I was surprised to read that a few reviewers complain about the lack of variety in the Abbess Hildegrad's music. Have they been listening to the same recording I have had in my possession for over twenty years? On my Hyperion recording there's a wide variety and no two pieces are the same and there are eight singers in all: four sopranos, one contralto and three tenors. Male and female voices do not join together on any of the tracks. Emma Kirkby joins in with the other three sopranos on tracks 1 and 4 and does not sing solo on any track. The tenors sing together on tracks 3 and 6. Margaret Philpot, contralto, sings solo on tracks 2 and 7 The sopranos, Emily van Evera, Poppy Holden and Judith Stell sing together on the last track (8) without Emma Kirkby joining them.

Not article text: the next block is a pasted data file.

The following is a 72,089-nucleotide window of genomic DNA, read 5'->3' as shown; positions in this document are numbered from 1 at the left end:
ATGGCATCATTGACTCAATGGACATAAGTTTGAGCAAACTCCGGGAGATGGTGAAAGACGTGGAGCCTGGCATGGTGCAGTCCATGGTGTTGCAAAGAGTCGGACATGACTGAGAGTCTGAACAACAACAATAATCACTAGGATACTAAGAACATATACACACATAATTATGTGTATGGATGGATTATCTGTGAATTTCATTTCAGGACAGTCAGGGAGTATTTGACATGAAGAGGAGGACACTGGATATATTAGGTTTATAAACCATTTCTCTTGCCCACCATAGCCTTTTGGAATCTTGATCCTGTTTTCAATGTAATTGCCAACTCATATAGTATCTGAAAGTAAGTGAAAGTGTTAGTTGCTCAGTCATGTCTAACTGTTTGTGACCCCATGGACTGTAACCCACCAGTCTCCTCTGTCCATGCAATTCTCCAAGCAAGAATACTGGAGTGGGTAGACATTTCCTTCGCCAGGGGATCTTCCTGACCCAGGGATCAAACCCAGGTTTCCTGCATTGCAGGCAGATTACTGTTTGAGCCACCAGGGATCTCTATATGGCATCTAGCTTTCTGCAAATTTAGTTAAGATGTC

So you see, there's plenty of variety and, for instance, Margaret Philpot singing solo is a good bit different from the four sopranos singing together. Margaret Philpot's deep, rich voice is a joy in itself. I'm also a fan of Emma Kirkby and have recordings of her singing solo. However, she was never a permanent member of Gothic Voices, jopining in with them just sometimes. Hildegarde composed her music around 900 years ago. When Picasso first set eyes on 12000 year old cave paintings he is reputed to have exclaimed: 'We've learnt nothing!' This observation also applies to Hildegard's music, which is as fresh, varied and meaningful today as it was on the day she composed it. Variety in music isn't necessarily about a lot of noise with all kinds of ups and downs and round abouts. Because Hildegard's music is so pure we're able to hear and appreciate its every nuance in a way which is not always possible in more sophisticated music. Just as beauty is often in the eye of the beholder, musical variation is often in the ear of the listener.